Erin Krupka has been an assistant professor at the School of Information since 2009. Previously, she worked as a research associate in Bonn, Germany for the Institute for the Study of Labor (IZA), where she is still an affiliate.
Krupka has a BA in comparative literature from Wheaton College, a Master of Public Policy from the University of Chicago, and an MS and PhD from Carnegie Mellon University in behavioral decision research. She was awarded UMSI’s “Outstanding Teacher Award” for 2010-11.
Krupka is an experimental behavioral economist who explores the ways in which social and environmental factors influence behavior, using both laboratory and field experiments. Her work identifies conditions that lead to the emergence of norms, identifies factors that affect the transmission of norms, distinguishes conditions under which norms are related or distinct from social preferences and identifies the mechanisms that produce norm compliance. She has also developed a new tool — a Norms Elicitation Protocol — that social scientists across disciplines, as well as practitioners, can use to identify norms in a range of applications.
This work is of broad value to those who seek to understand and shape behavior in arenas such as consumer, civic, or corporate behavior. She partners with leading companies in the U.S. and abroad to investigate the transmission of norms and the consequences of failed internalization of company norms. Her research on social norms suggests why individuals might engage in behaviors that appear inconsistent with self-interest and identifies modifications that can be made to decision contexts that can change behavior significantly. This work is directly relevant to the incentive-centered design of information systems, an approach pioneered by faculty at the School of Information, and has appeared in journals such as Management Science and the Journal of the European Economic Association.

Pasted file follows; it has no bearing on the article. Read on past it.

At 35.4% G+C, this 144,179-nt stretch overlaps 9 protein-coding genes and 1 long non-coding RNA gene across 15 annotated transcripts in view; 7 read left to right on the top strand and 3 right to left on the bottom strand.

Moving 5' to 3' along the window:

Taught in 2012:
SI 320: “Theories of Social Influence”
SI 534: “Theories of Social Influence”
SI 617/717: “Choice Architecture”
In the classroom, Krupka aims to be dynamic, engaging, and challenging. Her style of teaching can best be described as a conversation with students. The most important principle Erin brings to her teaching is a belief in practice and application (no matter the material or subject). She believes that student-led seminar style presentations (and a critique of them) are an invaluable learning tool, where students have to field sometimes random, and sometimes difficult, questions. Thus, even if a student’s knowledge of the materials fades or his interest wanes, the process of acquiring knowledge, synthesizing it, and summarizing it for others in either a public speaking format or in written format remains a relevant experience for all walks of professional and public life.